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Estimates of the genetic parameters of turkey body weight using random regression analysis

Published online by Cambridge University Press:  03 June 2011

S. A. Rafat*
Affiliation:
Animal Science Department, Faculty of Agriculture, University of Tabriz, Tabriz, P.C. 51666-16471, Iran
P. Namavar
Affiliation:
Animal Science Department, University of Tabriz, Tabriz, P.C. 51666-16471, Iran
D. J. Shodja
Affiliation:
Animal Science Department, Faculty of Agriculture, University of Tabriz, Tabriz, P.C. 51666-16471, Iran
H. Janmohammadi
Affiliation:
Animal Science Department, Faculty of Agriculture, University of Tabriz, Tabriz, P.C. 51666-16471, Iran
H. Z. Khosroshahi
Affiliation:
East Azerbaijan Research Centre for Agriculture and Natural Resources, Tabriz, Iran
I. David*
Affiliation:
UR631, INRA SAGA, 31320 Castanet-Tolosan, France
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Abstract

Random regression (RR) analysis has been recommended to estimate the genetic parameters of longitudinal data. The objective of this study was to evaluate the growth of turkeys using RR models. Data were collected from 957 turkeys and included 15 478 individual body weight recorded during the first week of life and between weeks 2 and 32 by 2-week intervals. To take into account the repeated measurements of weight for each animal, a specific overall growth curve was modelled using a cubic smoothing spline. Animal deviation to this curve was also modelled using an RR function. All data were analysed with the ASReml package. The results showed an increase in heritability estimates over the trajectory and peaked at 0.60 around 20 to 32 weeks of age. Genetic correlations showed that turkeys could be selected at earlier time points, at 12 weeks of age, in order to increase the growth rate. In general, genetic correlation estimates were higher among adjacent ages, decreasing markedly with the increase of distance between ages. Negative genetic correlations were observed between ages.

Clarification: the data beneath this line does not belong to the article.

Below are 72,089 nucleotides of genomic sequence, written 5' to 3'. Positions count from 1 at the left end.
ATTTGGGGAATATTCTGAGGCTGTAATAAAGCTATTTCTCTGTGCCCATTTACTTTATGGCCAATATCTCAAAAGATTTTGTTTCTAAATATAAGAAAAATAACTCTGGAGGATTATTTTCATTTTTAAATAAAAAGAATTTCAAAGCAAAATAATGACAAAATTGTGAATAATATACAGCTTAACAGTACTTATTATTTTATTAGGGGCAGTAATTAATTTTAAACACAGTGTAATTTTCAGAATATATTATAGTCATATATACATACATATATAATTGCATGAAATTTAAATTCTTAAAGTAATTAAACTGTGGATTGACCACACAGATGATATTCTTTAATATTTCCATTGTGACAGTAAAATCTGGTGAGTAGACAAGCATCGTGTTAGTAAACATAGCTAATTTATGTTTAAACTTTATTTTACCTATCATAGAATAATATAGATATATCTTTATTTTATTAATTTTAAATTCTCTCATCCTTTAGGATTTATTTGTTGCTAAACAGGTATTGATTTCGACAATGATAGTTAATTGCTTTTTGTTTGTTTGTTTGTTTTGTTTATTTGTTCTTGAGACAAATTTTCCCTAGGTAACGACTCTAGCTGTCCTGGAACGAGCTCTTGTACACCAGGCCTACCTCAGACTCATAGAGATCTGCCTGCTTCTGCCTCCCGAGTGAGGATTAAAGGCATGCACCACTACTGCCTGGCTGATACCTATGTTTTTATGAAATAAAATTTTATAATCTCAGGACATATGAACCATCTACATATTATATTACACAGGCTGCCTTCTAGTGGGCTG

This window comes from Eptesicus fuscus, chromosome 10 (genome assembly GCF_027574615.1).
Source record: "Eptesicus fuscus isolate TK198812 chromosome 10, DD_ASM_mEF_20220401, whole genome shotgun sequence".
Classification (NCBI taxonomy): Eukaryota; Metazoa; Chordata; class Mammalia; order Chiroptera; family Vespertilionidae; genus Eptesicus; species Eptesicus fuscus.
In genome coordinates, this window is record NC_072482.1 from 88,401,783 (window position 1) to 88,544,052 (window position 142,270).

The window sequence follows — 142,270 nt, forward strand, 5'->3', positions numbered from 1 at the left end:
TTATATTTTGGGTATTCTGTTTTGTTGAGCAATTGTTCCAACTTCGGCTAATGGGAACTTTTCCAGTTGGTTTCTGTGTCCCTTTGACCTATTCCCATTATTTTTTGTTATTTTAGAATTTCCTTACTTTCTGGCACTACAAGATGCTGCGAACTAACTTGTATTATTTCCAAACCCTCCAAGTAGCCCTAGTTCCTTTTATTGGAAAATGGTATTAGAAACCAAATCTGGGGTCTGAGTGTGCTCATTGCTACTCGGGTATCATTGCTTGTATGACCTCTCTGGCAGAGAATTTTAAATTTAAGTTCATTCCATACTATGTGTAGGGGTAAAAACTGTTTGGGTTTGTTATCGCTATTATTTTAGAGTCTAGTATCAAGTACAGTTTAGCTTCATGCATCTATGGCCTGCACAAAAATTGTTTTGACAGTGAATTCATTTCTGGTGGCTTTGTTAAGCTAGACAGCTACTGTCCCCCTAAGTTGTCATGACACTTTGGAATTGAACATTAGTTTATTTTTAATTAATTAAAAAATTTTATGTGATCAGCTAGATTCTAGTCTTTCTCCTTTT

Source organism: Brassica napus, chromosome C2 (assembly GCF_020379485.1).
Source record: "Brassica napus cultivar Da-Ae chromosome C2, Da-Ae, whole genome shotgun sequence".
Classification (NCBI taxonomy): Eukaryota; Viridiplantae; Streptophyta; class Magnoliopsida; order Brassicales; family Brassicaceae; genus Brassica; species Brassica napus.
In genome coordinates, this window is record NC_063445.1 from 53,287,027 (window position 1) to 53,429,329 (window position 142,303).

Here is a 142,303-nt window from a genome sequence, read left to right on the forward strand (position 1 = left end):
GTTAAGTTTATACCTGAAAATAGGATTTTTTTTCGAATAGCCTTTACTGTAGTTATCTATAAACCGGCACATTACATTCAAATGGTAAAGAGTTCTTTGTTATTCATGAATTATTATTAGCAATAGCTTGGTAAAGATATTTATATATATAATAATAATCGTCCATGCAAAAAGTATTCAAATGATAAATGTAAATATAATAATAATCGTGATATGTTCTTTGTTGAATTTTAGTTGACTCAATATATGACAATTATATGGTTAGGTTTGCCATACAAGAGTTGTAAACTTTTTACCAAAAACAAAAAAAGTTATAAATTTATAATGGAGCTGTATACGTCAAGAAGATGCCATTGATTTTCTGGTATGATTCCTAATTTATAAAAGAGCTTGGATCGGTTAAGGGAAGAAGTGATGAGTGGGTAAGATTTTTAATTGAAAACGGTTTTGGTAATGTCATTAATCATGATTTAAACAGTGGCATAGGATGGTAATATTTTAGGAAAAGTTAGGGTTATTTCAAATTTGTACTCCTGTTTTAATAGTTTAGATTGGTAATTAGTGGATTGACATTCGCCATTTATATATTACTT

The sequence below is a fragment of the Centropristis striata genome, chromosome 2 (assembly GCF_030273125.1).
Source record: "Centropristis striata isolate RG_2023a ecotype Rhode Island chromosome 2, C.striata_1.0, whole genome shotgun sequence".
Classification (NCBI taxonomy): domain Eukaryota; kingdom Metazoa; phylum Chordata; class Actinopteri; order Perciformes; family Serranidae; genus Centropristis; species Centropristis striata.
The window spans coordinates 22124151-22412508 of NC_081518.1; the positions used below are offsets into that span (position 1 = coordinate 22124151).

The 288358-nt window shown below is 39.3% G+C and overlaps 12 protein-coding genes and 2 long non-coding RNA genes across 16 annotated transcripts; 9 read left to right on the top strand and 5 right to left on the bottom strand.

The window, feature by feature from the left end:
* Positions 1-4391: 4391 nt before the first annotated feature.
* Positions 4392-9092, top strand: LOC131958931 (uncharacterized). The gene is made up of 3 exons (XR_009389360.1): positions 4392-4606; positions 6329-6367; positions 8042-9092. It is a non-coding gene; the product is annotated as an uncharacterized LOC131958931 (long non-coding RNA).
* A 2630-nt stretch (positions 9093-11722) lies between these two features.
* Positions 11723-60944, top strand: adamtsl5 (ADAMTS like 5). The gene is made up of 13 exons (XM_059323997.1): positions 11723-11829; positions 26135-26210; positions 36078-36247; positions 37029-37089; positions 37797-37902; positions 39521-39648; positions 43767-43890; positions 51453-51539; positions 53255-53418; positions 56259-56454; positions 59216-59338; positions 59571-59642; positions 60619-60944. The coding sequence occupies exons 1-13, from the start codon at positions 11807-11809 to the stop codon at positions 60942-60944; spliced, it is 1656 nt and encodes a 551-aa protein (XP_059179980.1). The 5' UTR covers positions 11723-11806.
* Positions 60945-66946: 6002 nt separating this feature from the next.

Type
Full Paper
Information
animal , Volume 5 , Issue 11 , 26 September 2011 , pp. 1699 - 1704
Copyright
Copyright © The Animal Consortium 2011

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